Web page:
Hide and Go Seek with Rebecca

While I was watching The Practice, I began to think that (1) I see religious symbolism everywhere, or (2) I was really tired. Last week, Rebecca was knocked unconscious by a bomb blast. She had been comatose (in other words, dead to the world) for three days. A nurse in the Intensive Care Unit takes Rebecca down to the Radiology Unit for a CAT-scan - where one must be placed in a tomb-like contraption for the CAT-scan. Thereafter, Rebecca appears, miraculously, to have risen up and walked away on her own. See where I am going with this? When Rebecca does "awaken," she finds herself in the newborn nursery unit. She is told by one of the nurses that she has just delivered a baby - which is news to Rebecca because she did not recall conceiving a baby. Luckily for Rebecca, she soon discovers that the nurses had accidentally switched her chart with someone else's, and she has not unexpectedly become a new mother.

Am I reading too much into this? Of course I am (but my Lit professors at college used to eat this stuff up). What else can you do with such an absurd plot? My wife, the maternity ward nurse turned health care educator, swears both that an IC nurse would always be with a comatose patient, so a switch would never happen -and maternity ward nurses always know their patients well enough not to mistake one for another patient in the hospital.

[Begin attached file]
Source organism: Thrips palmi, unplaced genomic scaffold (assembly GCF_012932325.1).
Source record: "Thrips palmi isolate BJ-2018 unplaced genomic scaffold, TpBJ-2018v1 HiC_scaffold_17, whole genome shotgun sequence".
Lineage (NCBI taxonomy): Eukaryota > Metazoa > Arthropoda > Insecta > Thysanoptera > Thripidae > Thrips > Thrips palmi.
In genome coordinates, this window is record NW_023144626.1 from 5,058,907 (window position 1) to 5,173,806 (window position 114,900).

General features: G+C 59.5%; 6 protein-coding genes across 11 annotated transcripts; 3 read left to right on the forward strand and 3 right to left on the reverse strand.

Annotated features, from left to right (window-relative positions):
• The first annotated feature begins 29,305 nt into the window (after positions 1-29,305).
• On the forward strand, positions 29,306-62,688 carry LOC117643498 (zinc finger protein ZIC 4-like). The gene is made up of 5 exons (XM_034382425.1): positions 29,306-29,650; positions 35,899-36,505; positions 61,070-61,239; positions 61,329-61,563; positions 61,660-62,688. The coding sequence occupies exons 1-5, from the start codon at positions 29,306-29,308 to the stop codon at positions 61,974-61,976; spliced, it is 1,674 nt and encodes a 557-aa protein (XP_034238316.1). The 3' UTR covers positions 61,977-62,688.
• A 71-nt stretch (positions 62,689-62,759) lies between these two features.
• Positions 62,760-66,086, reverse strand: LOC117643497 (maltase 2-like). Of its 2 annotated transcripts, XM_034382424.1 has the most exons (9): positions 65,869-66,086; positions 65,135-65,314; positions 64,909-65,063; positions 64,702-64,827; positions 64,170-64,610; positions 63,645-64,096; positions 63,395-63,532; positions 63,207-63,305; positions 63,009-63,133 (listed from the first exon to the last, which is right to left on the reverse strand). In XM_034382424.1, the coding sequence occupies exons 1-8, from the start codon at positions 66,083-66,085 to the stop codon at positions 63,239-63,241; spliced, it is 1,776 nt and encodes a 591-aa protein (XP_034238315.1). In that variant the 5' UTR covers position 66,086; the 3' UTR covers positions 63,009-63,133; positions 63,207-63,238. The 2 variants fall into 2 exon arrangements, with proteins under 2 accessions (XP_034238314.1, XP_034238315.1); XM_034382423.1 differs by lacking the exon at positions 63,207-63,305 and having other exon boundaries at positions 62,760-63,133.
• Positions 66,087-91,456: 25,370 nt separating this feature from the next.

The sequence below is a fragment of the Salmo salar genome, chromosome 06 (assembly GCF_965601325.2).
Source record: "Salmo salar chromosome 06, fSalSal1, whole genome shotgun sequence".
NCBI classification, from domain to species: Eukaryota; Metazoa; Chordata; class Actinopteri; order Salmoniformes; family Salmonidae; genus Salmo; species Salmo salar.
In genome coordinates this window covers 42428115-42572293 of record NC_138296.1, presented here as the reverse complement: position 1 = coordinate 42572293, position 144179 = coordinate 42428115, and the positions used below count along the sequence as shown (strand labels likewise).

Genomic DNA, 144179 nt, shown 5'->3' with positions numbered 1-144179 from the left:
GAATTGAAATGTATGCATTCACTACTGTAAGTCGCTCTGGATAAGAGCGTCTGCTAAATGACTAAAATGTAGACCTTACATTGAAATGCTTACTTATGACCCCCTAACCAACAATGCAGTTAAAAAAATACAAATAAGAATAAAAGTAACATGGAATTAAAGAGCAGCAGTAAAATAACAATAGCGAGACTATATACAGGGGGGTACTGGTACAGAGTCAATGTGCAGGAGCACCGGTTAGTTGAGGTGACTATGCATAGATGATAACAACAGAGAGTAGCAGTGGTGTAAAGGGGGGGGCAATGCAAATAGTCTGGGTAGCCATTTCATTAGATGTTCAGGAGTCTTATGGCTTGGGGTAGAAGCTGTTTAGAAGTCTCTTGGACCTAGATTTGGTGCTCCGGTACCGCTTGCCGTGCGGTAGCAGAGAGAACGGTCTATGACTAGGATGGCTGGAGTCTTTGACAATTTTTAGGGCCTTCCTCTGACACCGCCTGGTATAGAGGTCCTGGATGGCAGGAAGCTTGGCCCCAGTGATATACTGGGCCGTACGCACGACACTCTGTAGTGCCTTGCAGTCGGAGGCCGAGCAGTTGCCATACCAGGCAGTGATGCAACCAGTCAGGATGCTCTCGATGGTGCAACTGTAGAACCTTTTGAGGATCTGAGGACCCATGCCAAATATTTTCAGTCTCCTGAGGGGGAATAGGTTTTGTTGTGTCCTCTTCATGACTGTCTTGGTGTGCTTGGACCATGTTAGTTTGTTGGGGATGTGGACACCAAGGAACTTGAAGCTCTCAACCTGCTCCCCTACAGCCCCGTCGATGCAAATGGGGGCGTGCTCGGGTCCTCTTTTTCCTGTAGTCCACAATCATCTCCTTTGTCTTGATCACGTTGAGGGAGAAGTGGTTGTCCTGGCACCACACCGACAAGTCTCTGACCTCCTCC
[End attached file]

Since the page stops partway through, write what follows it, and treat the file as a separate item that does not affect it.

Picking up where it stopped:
Teaser for Next Week

The last plotline, which is used to set up a future episode, follows Lucy who is called in to handle another rape crisis. This time, it is an eleven-year-old victim who probably is not emotionally stable enough to testify. The child cannot, and does not, participate in a line-up to identify the rapist. (Actually, there are few line-ups these days. Most identifications are done by showing the victim or witness various photographs and having the defendant identified from the array of photographs.) The only witness to the rape is a young woman who appears to be an alcoholic. Will the witness turn up drunk at the trial? Will the child victim be forced to testify? Will a guilty defendant go free? Will Helen Gamble win a case sometime this season? I hope so.

These articles originally appeared on FindLaw (www.findlaw.com)

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Sara Evans
Sara Evans

1. Legal Notice: "The Practice" TM and (or copyright) Fox and its related companies. All rights reserved. Any reproduction, duplication, or distribution in any form is expressly prohibited.; and

2. Disclaimer: This web site, its operators, and any content contained on this site relating to "The Practice" are not authorized by Fox.

Copyright 1998-2001 Arthur Tham arthurtham_misc@pacbell.net All rights reserved.